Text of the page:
"The first rule of propaganda is to lie and keep on lying—eventually the public will believe you."

Man reads story


Fantastic story ["Who'll stop the train?" 1/25]! Reads like a sex/crime thriller. I hardly ever read anything, but for this I sacrificed my lunchtime nap.

Keep up the good work,



Transit hype

Mark Fefer wonders what keeps Sound Transit going ["Who'll stop the train?" 1/25]. The answer is simple: The public knows that we need better transit alternatives to more roads. And all the many studies to date have concluded that light rail is the most versatile and cost-effective way to go.

It's true that public process was not Bob White's forte. But he did put together a superb project for giving an extraordinarily large number of people much better transit, exactly the kind of alternative to congestion that was promised to voters.

But to serve so many people (over 120,000 a day when it gets to Northgate), it must serve highly developed neighborhoods directly, which means disruption. Naturally, many people in these neighborhoods care much more about short-term disruptions than about the long-term benefits to the region, which are years away and much harder to prove. And, of course, Kemper Freeman and allies have always wanted to build more roads, not rail. Thus a diverse combination of powerful interests have now taken full advantage of Bob White's ineptness in handling both his critics and the inevitable cost overrun.

The Sound Transit Board members may not be interested in all the design and construction details, but that is not their job. What they do know is that new freeways and roads in built-up areas will have costs and opposition that will make their Link project look like a piece of cake. They also know that all the hype surrounding suggested alternatives such as free buses or monorail is just that. These have all been considered before and rejected by numerous transportation professionals as less suited to the regional task at hand (although they did identify other, more specialized roles for these alternatives).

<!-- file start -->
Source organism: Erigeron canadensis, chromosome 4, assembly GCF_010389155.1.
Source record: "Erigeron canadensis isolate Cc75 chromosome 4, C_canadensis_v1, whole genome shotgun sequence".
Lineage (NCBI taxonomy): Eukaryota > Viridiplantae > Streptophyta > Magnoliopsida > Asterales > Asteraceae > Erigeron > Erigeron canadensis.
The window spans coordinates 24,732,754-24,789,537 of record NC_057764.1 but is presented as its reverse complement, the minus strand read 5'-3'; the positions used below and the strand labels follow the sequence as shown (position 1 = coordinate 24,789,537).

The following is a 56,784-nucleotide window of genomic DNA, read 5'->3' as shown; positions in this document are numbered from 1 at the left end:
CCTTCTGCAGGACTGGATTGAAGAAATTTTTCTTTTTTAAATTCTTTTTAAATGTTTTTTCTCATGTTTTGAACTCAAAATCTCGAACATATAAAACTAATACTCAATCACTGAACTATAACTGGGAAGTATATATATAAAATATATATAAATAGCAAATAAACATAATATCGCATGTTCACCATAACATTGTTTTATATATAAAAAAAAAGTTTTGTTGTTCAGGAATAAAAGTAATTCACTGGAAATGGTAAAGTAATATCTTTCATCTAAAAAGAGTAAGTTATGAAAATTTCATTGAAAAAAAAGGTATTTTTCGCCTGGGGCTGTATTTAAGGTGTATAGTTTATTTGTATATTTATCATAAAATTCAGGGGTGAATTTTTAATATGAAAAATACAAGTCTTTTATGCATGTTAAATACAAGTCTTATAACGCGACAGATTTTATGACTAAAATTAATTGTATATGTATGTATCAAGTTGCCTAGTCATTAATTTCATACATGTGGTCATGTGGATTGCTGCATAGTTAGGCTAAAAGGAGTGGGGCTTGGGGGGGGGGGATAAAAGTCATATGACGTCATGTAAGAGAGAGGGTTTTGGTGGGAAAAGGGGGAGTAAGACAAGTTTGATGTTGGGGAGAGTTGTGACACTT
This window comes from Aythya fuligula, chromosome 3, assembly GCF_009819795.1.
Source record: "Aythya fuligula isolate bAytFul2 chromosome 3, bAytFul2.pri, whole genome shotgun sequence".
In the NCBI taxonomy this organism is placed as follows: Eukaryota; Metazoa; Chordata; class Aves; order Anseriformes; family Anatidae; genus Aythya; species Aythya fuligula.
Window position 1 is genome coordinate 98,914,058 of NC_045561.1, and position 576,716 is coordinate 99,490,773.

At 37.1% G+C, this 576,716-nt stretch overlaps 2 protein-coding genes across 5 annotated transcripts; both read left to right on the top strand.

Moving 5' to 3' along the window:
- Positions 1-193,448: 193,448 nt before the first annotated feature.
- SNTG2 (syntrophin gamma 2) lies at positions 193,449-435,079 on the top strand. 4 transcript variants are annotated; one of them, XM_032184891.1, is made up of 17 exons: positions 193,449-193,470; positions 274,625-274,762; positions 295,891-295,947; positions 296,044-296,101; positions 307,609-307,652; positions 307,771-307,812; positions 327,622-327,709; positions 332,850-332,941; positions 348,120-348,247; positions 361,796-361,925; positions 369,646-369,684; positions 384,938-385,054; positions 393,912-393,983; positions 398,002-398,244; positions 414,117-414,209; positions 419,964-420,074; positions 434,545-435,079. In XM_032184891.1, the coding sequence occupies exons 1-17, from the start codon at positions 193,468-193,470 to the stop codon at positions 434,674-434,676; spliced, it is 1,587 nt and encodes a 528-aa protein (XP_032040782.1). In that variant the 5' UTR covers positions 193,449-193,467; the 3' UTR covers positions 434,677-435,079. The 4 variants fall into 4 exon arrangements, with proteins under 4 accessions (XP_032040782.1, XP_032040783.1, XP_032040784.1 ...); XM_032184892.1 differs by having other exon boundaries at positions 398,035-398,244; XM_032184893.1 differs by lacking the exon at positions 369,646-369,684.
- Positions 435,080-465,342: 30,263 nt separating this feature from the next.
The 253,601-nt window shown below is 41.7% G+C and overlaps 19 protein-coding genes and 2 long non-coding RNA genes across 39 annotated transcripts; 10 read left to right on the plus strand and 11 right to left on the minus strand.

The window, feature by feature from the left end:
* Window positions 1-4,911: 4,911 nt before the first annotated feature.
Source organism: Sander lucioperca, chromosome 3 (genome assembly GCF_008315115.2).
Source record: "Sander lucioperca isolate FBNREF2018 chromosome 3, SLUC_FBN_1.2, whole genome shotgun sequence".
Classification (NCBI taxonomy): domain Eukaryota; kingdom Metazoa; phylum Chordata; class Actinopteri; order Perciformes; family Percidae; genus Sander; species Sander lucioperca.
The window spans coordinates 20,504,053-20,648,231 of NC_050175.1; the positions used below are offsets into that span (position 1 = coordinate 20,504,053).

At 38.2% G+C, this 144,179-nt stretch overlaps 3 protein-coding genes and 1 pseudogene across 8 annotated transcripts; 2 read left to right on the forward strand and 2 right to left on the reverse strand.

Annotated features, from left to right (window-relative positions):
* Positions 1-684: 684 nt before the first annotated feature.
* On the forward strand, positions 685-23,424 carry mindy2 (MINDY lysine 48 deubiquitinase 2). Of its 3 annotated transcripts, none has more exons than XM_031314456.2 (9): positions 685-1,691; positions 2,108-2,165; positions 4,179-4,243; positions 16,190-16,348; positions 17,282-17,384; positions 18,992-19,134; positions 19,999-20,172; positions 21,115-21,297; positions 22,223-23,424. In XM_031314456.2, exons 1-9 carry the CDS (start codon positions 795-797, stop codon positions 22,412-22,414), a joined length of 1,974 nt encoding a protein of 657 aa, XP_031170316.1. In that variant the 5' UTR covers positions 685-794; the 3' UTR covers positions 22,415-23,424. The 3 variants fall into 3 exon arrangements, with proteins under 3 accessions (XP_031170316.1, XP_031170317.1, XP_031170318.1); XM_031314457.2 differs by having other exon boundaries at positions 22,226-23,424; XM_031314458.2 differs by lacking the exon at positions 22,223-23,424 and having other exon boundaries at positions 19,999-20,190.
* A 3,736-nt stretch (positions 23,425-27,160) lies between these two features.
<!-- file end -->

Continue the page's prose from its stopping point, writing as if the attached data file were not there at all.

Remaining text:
Don't believe the seductive siren calls of the critics. Transforming the regional car culture will be a long, arduous, and expensive task. I really admire Ron Sims and colleagues for having the political courage and vision to move forward.




Thanks for some real analysis of the reasons Sound Transit seems invincible ["Who'll stop the train?" 1/25]. Not only do nearly all the politicians have trouble understanding the details, they don't seem to understand that they don't understand. After extensive questioning about the financial assumptions by Rob McKenna at the January 11 Board Meeting, Chair David Earling and State DOT head Sid Morrison implied that if he had only been present for the fluff piece presentation at the beginning of the meeting, all of his questions would have been answered.

What you don't mention are the fallacies that County Executive Sims and others keep repeating. The first rule of propaganda is to lie and keep on lying—eventually the public will believe you. Say it will add capacity through the most congested corridor, when, if anything, it will reduce capacity through downtown. Call it a legacy when it's an inheritance of debt with little benefit. Say the polls show the voters still support it, but claim that if they don't build this now we won't vote in another transit plan for 30 years. Claim federal money wouldn't be available again for years, but base your financial plan on twice as much in three years. Thank the public for their comments and ignore them.



Build it, stupid Yanks

Hearing people question light rail ["Who'll stop the train?" 1/25] takes me back to days in Vancouver, BC, when light-rail detractors were out to stop the Skytrain. I feel as though I have gone back in time, fully aware of how future events will unfold. So let me tell you, Seattleites, this is your future—it will be built, it will be way over budget, it will be behind schedule, there will be scandal, and in 15 years there will be no one who does not love it.

Just look north. To use a baseball phrase (written by a Canadian, no less) that you Yankees love so much—"Build it, and they will come."



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